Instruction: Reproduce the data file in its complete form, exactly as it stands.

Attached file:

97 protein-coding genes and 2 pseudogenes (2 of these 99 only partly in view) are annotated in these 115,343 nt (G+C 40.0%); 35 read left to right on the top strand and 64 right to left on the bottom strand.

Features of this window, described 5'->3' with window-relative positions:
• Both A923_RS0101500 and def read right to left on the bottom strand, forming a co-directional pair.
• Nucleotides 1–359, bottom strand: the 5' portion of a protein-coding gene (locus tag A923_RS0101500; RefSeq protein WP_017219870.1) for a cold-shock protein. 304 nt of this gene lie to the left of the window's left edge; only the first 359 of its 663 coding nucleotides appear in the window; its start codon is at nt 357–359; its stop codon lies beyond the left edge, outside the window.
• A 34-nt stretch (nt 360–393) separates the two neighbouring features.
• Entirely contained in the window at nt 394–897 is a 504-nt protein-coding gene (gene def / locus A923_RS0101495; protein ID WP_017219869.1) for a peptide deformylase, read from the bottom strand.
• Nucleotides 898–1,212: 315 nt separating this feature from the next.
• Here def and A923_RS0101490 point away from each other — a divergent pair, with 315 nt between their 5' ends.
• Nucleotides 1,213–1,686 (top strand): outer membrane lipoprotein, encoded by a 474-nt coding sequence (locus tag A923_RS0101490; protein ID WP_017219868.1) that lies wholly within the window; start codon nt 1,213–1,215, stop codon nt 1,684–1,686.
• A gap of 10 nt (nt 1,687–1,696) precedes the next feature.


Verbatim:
97 protein-coding genes and 2 pseudogenes (2 of these 99 only partly in view) are annotated in these 115,343 nt (G+C 40.0%); 35 read left to right on the top strand and 64 right to left on the bottom strand.

Features of this window, described 5'->3' with window-relative positions:
• Both A923_RS0101500 and def read right to left on the bottom strand, forming a co-directional pair.
• Nucleotides 1–359, bottom strand: the 5' portion of a protein-coding gene (locus tag A923_RS0101500; RefSeq protein WP_017219870.1) for a cold-shock protein. 304 nt of this gene lie to the left of the window's left edge; only the first 359 of its 663 coding nucleotides appear in the window; its start codon is at nt 357–359; its stop codon lies beyond the left edge, outside the window.
• A 34-nt stretch (nt 360–393) separates the two neighbouring features.
• Entirely contained in the window at nt 394–897 is a 504-nt protein-coding gene (gene def / locus A923_RS0101495; protein ID WP_017219869.1) for a peptide deformylase, read from the bottom strand.
• Nucleotides 898–1,212: 315 nt separating this feature from the next.
• Here def and A923_RS0101490 point away from each other — a divergent pair, with 315 nt between their 5' ends.
• Nucleotides 1,213–1,686 (top strand): outer membrane lipoprotein, encoded by a 474-nt coding sequence (locus tag A923_RS0101490; protein ID WP_017219868.1) that lies wholly within the window; start codon nt 1,213–1,215, stop codon nt 1,684–1,686.
• A gap of 10 nt (nt 1,687–1,696) precedes the next feature.